As the final piece of my graduate work in education at Memorial University, I had to complete a major research paper on a topic of my choice. Being a teacher interested in student exploration of knowledge, I chose to focus on Inquiry-Based Learning (IBL) in high school social studies. The research work sought to explore the nature of IBL and its implementation in classrooms or schools where standardized methods have a considerable foothold (some elements of this can easily be seen many schools in Newfoundland and Labrador), and to provide some framework or strategies that may help teachers increase the amount of inquiry their students do.
In order to help disseminate the research, I’ve added a section to this website (under the menu) that deals with this topic – it includes a short introduction to the paper and some summary points on the research (characteristics of Standardized Education and IBL, benefits of IBL, the roles of teacher and student in this learning model, as well as a section dealing with incorporating IBL work in the classroom). You can also find a PDF of the paper at the end, for those interested in reading it. If you’re super keen, you can go right to the paper here.
Up until now, I have been using a different website (weebly) for information specific to my classes, while using this one for other educational pursuits. Starting this summer, I will be moving my class site here to help keep everything together in one place. I will keep a similar layout with a page for each course I teach, which will have an announcements section and place for class documents (notes, study guides, and other relevant materials). Essentially, I will be adding a menu that allows access to a page for each course. This will be simpler for me to maintain and make sharing of resources and materials with students and other teachers easier as well.
WordPress is a powerful hosting site in terms of my own web-based needs, and since I already pay for this domain, it only makes sense to get the most out of it for all my education related postings. I will continue to blog periodically about my thoughts on education and inquiry-based learning (more on this later). I’ve also recently begun cycling, so who knows I may post a little bit about that from time to time.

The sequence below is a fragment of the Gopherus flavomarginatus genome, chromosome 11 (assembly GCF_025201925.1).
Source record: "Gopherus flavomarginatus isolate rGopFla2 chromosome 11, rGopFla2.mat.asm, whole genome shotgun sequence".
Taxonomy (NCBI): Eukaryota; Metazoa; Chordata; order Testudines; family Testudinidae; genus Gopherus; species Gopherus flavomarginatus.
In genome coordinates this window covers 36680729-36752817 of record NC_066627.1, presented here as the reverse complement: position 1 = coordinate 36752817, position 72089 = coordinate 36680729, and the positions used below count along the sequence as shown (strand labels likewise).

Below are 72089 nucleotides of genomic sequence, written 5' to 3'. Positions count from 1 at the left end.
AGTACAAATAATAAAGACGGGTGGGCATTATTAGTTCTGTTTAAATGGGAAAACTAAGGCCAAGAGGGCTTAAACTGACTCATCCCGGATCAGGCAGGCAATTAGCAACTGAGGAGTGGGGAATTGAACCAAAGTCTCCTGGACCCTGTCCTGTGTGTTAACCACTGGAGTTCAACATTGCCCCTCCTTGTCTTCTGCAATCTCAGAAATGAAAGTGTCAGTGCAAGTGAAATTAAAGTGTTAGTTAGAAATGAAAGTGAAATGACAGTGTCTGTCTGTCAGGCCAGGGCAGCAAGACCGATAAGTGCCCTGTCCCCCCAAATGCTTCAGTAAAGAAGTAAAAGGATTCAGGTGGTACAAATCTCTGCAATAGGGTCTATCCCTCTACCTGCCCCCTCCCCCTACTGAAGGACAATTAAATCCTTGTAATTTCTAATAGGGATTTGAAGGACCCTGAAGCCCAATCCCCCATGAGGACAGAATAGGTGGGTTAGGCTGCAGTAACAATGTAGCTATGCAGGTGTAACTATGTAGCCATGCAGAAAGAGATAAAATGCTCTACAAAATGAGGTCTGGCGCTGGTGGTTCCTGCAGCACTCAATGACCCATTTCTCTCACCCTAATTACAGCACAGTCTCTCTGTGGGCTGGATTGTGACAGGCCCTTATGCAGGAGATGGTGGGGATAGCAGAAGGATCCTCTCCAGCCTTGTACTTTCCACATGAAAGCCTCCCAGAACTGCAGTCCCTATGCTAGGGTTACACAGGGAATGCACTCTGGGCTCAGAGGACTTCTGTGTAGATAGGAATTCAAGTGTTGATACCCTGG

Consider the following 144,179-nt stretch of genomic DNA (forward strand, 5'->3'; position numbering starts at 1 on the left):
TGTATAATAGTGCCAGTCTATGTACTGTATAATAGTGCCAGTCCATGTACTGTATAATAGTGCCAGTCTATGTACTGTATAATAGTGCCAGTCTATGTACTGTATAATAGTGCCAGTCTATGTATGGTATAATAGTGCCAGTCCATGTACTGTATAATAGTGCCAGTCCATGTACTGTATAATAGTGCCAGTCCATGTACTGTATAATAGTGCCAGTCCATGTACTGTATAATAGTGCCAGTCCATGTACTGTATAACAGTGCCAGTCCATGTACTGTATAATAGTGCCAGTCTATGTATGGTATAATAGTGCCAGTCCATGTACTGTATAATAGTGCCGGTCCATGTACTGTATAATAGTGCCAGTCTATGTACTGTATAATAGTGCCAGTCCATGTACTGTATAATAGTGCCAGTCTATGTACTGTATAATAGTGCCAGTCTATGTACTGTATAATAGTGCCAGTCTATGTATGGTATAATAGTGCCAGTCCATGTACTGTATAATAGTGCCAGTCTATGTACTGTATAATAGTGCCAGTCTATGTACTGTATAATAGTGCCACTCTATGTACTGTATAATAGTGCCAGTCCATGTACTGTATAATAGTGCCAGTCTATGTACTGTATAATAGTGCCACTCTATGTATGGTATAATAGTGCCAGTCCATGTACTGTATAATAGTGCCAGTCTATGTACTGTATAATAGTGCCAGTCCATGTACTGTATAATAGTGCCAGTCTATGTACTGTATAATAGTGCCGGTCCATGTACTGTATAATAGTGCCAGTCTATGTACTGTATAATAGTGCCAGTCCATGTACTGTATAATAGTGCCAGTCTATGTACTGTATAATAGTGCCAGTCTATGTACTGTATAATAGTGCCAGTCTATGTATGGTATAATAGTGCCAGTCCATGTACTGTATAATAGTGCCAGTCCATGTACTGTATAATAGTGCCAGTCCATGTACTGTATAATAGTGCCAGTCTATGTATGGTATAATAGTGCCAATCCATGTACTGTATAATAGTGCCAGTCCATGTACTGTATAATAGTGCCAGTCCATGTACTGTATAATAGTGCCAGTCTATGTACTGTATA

Anyway, the course part of the site is very much under construction and really won’t be populated with course materials until late this summer as a new school year begins. Any thoughts or suggestions on this would be appreciated, so drop me an email or tweet if you feel so inclined.
In World Geography 3202, my class recently covered a section on development of nations that includes discussion of measures used to determine relative levels of development around the world.
As can be seen from the unit outcome above, most of the emphasis here is on economic indicators of development, with five out of seven delineations specifically involving this content. It is important to realize, however, that while economic development is certainly important social development indicators are vital as well. What’s more, there is nothing in the outcome here that has students explore how a country may work towards improving its level of development and assessing challenges that may exist in doing so. I feel that, though it’s technically not in the outcomes, it’s important for students to explore this in order to gain a better understanding of the topic as a whole.
One activity I had my class try was to do a little research on what goals have been set internationally to address socio-economic problems and, therefore, increase quality of life globally. To do this, students engaged in a controlled inquiry of the UN Sustainable Development Goals for the purpose of discovering what challenges the UN has identified as needing immediate attention and what is actually involved in doing so (it’s easy to say poverty should be wiped out, but what is involved in making that happen?). The activity sheet looked as follows (click to download):
Due to time restraints and the fact that I didn’t want to stray too far from the outcomes for this course, this isn’t as indepth an exploration as I would like. I would also like to expand it to include assessment of significance and student judgement of which issues they would consider the most important to tackle by developing criteria to do so. What it does provide, however, is an opportunity for students to research content related to course material that is much more updated than what is provided in the student resource (before this activity, there would be mention of the UN Millennium Goals, the timeframe for which elapsed last year).
The activity is open enough to allow students to collect information on the Sustainable Development Goals, while picking and choosing details that they feel to be the most interesting to them. In column two, they must provide at least two details for each goal (most goals have at least six or seven), so there is some choice on their part and they must question and use their own judgement, informally, to determine which they will focus on.
In a course that desperately needs updating (it places far too much importance on knowledge and memorization over higher level competencies) and a shift of focus to increase relevancy, this kind of short activity can add a little bit more to how students experience the curriculum. It’s a small example of how the teacher can bring the inquiry model into the classroom. Most students enjoyed the activity and were quite engaged during the inquiry process.